As with all HIPAA-eligible services covered under the AWS Business Associate Addendum (BAA), PHI must be encrypted while at-rest or in-transit. We encourage you to reference our HIPAA whitepaper, which details how you might configure each of AWS’ HIPAA-eligible services to store, process, and transmit PHI. And of course, for any portion of your application that does not touch PHI, you can use any of our 90+ services to deliver the best possible experience to your users. You can find some ideas on architecting for HIPAA on our website.

Amazon API Gateway
Amazon API Gateway is a web service that makes it easy for developers to create, publish, monitor, and secure APIs at any scale. With PHI now able to securely transit API Gateway, applications such as patient/provider directories, patient dashboards, medical device reports/telemetry, HL7 message processing and more can securely accept and deliver information to any number and type of applications running within AWS or client presentation layers.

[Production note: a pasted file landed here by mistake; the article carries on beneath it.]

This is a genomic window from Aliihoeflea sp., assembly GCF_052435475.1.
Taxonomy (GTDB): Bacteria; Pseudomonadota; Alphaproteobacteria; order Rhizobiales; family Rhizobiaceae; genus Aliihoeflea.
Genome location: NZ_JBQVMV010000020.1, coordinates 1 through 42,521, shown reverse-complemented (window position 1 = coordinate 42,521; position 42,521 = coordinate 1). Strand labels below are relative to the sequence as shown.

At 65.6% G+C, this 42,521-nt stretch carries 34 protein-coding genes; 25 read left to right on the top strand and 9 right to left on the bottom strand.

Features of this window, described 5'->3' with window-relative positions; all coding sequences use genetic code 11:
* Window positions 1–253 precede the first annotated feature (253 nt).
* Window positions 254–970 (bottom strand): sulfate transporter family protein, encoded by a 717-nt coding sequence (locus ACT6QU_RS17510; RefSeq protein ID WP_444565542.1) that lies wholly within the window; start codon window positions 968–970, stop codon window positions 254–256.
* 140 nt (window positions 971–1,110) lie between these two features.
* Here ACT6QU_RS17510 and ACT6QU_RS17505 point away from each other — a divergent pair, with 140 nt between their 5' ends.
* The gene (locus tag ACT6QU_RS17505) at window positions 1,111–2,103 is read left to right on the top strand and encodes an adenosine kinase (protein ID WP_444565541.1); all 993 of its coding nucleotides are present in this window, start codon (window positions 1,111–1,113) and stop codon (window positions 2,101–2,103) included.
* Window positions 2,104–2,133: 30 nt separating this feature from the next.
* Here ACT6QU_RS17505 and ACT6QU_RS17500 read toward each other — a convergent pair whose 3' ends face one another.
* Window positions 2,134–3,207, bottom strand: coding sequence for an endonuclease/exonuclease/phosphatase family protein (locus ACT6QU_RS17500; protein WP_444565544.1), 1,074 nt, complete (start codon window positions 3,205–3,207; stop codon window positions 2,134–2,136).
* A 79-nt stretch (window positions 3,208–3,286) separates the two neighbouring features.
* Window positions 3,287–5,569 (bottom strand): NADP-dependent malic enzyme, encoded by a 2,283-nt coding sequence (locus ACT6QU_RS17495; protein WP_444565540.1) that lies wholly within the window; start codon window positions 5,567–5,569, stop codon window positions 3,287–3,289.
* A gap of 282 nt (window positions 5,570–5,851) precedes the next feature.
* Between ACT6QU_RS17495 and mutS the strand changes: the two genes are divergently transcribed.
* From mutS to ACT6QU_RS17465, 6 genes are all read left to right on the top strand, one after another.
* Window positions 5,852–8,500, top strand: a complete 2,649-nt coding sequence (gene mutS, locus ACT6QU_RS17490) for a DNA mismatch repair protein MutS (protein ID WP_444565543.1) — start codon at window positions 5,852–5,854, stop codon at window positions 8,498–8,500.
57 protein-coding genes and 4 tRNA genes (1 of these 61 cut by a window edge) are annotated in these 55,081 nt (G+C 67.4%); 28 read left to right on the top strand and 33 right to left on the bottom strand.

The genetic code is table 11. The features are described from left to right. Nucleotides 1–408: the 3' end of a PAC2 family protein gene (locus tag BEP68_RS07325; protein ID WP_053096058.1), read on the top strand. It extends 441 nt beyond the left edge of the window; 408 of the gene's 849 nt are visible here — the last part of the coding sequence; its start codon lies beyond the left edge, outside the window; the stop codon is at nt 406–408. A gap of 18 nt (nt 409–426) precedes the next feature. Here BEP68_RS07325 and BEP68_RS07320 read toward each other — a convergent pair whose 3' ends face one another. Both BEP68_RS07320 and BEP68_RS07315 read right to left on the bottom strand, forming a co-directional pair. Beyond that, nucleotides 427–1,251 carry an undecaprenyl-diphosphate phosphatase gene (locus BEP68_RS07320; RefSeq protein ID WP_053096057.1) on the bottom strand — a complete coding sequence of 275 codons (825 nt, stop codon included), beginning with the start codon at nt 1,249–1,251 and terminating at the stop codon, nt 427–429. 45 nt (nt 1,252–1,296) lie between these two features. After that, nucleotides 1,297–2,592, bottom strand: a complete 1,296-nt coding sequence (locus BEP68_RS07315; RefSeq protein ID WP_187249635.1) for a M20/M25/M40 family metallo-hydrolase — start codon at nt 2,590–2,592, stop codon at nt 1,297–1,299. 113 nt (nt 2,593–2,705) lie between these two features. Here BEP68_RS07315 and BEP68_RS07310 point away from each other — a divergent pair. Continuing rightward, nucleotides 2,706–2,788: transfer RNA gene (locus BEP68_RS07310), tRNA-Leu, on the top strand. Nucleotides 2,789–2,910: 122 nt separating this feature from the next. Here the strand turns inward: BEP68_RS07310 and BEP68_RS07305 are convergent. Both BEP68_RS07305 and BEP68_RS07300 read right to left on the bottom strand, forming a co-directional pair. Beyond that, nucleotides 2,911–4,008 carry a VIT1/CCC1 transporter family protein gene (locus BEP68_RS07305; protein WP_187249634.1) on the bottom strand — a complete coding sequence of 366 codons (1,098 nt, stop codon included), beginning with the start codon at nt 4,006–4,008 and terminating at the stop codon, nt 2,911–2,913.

One particular area we are excited to see how our customers leverage Amazon API Gateway is with the exchange of healthcare information. The Fast Healthcare Interoperability Resources (FHIR) specification will likely become the next-generation standard for how health information is shared between entities. With strong support for RESTful architectures, FHIR can be easily codified within an API on Amazon API Gateway. For more information on FHIR, our AWS Healthcare Competency partner, Datica, has an excellent primer.

AWS Direct Connect
Some of our healthcare and life sciences customers, such as Johnson & Johnson, leverage hybrid architectures and need to connect their on-premises infrastructure to the AWS Cloud. Using AWS Direct Connect, you can establish private connectivity between AWS and your datacenter, office, or colocation environment, which in many cases can reduce your network costs, increase bandwidth throughput, and provide a more consistent network experience than Internet-based connections.